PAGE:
You’ve seen it, you’ve heard it. People say Om in yoga class, or when making fun of bohemian hippie types. There are puns and you can get an Om symbol emblazoned on anything. Anything at all. But what does OM really mean?
It isn’t a word per say. It is a sound and a symbol that represent the vibration of the entire universe.
This is what the symbol looks like (not counting the circle):
Om is sometimes written Ohm or Aum. It actually comes from three letters put together: Ah-Ooo-Ma (with the -a removed from the final letter). अ उ म Over time these letters became stylized into the symbol we know as Om today. It is pronounced like “Home” without the “H” (which is why you can get t-shirts and bumper stickers that say Ganesha Is My Om Boy!)
Here is a graphic showing how the pieces came together. (A dot above the line is often how a nasal sound is written in Sanskrit, particularly at the end of a word)
If you are familiar with Christian symbology you may know that God is sometimes called the Alpha and Omega. That refers to the first and last letters of the Greek alphabet and so it is a way of saying that God is all encompassing. The same thing is true of Om. As you chant an Ah into an Ooo into an Mmm, you go through all the sounds of creation. Or so they say.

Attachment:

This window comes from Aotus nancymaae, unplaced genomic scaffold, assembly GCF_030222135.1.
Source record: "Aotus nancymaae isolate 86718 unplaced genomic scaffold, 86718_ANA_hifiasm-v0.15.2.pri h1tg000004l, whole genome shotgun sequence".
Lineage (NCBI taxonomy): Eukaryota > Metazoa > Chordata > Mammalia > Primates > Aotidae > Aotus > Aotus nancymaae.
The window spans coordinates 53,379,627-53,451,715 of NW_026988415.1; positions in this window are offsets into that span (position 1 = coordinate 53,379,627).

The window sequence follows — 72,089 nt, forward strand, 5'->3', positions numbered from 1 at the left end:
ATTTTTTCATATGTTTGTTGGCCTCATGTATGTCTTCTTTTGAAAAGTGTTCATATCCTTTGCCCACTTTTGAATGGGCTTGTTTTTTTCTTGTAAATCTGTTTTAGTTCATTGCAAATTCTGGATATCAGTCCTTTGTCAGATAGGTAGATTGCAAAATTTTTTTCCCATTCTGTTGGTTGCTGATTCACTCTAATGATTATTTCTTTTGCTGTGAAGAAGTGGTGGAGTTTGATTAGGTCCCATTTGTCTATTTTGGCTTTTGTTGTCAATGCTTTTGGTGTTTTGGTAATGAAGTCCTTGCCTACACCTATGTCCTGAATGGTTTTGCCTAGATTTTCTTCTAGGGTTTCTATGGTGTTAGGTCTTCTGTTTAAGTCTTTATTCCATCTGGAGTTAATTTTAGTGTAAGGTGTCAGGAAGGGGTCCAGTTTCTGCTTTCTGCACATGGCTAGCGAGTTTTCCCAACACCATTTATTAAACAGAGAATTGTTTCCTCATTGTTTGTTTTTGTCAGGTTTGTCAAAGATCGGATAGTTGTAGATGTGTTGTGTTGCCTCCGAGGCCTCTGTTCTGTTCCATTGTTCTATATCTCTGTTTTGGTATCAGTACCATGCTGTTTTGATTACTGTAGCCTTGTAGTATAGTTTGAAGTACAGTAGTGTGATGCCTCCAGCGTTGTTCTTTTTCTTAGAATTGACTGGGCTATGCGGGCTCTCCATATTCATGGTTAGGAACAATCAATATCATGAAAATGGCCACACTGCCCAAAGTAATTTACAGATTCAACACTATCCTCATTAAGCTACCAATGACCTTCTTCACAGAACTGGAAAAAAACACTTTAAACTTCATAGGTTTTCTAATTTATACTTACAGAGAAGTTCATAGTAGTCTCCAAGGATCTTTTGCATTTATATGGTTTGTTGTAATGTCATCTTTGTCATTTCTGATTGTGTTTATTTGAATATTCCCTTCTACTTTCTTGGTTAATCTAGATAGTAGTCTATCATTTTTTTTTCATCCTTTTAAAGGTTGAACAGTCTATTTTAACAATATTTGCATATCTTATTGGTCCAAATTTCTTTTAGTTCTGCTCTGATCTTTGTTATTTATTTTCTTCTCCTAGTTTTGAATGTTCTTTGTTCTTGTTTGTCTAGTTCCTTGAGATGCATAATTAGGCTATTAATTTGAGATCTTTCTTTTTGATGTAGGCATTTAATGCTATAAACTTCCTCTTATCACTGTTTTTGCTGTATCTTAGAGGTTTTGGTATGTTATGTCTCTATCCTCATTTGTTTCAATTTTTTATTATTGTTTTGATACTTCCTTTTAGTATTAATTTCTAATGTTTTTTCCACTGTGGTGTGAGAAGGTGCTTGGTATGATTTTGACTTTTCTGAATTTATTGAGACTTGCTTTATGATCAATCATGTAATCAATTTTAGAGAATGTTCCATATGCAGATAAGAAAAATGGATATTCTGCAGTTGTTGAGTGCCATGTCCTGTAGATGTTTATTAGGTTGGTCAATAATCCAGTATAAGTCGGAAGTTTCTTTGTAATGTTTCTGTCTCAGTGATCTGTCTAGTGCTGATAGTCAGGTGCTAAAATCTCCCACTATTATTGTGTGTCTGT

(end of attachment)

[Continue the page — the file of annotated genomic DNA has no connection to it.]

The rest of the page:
Om is said to be the very first sound of creation and it is thought to resonate throughout the world on a subtle level.
Sounding it is used for centering, for honoring the divine, for tuning ourselves to the universe. There is no symbol more sacred and it is universal to all Hindus. (It’s not often I feel confident to make such a bold claim!)
It can be used as a mantra in meditation. Not just for Hindus, but also for Buddhists, Sikhs, and Jains. It appears often at the beginning and end of sacred texts or prayers. Most Vedic prayers end with “Om Shanti, Shanti, Shanti”, which is “Om Peace, Peace, Peace.”
This article says that the Ah represents the launch of creation, the Oo represents the maintenance of the world, the Ma represents transformation and there is a fourth aspect: silence and vibration, which represents pure consciousness, Self, and God.
You will also find Om all around East Asia. Tibetan has its own way of representing Om. It looks like this:
It also exists in Cambodia, Thailand, and China, according to Wikipedia.
So it is very difficult to say exactly what Om means. It is a small syllable with a meaning too large to translate. It encapsulates all of Hindu philosophy. And it goes even beyond Hinduism as the sound that you will find at the center of creation. This world has a vibration and Om is the best human approximation of that vibrational energy.
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